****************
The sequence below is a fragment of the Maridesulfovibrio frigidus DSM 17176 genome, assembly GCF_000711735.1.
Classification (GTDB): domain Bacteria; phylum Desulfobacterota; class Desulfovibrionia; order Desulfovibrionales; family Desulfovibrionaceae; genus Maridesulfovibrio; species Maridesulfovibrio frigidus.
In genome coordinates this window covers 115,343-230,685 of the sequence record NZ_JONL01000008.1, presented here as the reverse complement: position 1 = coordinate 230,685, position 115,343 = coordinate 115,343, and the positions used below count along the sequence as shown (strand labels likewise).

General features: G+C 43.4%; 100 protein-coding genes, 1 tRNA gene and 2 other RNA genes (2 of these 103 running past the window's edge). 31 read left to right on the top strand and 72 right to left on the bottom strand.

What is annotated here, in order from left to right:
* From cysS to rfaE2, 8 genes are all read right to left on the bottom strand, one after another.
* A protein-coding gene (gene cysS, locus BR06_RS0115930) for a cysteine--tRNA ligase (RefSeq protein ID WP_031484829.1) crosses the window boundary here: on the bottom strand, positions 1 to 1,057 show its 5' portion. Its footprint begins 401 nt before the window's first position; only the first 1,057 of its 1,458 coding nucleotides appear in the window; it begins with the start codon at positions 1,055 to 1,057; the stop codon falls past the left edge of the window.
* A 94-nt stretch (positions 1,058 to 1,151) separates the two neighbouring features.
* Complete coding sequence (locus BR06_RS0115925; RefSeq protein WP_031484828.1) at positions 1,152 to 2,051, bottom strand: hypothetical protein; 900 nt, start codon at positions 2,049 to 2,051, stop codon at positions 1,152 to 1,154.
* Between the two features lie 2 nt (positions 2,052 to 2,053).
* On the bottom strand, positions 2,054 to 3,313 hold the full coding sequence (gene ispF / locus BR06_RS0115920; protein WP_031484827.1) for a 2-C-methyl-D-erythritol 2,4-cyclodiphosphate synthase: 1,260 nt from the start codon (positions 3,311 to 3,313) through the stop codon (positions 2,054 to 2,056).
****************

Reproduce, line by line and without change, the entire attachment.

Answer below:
The sequence below is a fragment of the Maridesulfovibrio frigidus DSM 17176 genome, assembly GCF_000711735.1.
Classification (GTDB): domain Bacteria; phylum Desulfobacterota; class Desulfovibrionia; order Desulfovibrionales; family Desulfovibrionaceae; genus Maridesulfovibrio; species Maridesulfovibrio frigidus.
In genome coordinates this window covers 115,343-230,685 of the sequence record NZ_JONL01000008.1, presented here as the reverse complement: position 1 = coordinate 230,685, position 115,343 = coordinate 115,343, and the positions used below count along the sequence as shown (strand labels likewise).

General features: G+C 43.4%; 100 protein-coding genes, 1 tRNA gene and 2 other RNA genes (2 of these 103 running past the window's edge). 31 read left to right on the top strand and 72 right to left on the bottom strand.

What is annotated here, in order from left to right:
* From cysS to rfaE2, 8 genes are all read right to left on the bottom strand, one after another.
* A protein-coding gene (gene cysS, locus BR06_RS0115930) for a cysteine--tRNA ligase (RefSeq protein ID WP_031484829.1) crosses the window boundary here: on the bottom strand, positions 1 to 1,057 show its 5' portion. Its footprint begins 401 nt before the window's first position; only the first 1,057 of its 1,458 coding nucleotides appear in the window; it begins with the start codon at positions 1,055 to 1,057; the stop codon falls past the left edge of the window.
* A 94-nt stretch (positions 1,058 to 1,151) separates the two neighbouring features.
* Complete coding sequence (locus BR06_RS0115925; RefSeq protein WP_031484828.1) at positions 1,152 to 2,051, bottom strand: hypothetical protein; 900 nt, start codon at positions 2,049 to 2,051, stop codon at positions 1,152 to 1,154.
* Between the two features lie 2 nt (positions 2,052 to 2,053).
* On the bottom strand, positions 2,054 to 3,313 hold the full coding sequence (gene ispF / locus BR06_RS0115920; protein WP_031484827.1) for a 2-C-methyl-D-erythritol 2,4-cyclodiphosphate synthase: 1,260 nt from the start codon (positions 3,311 to 3,313) through the stop codon (positions 2,054 to 2,056).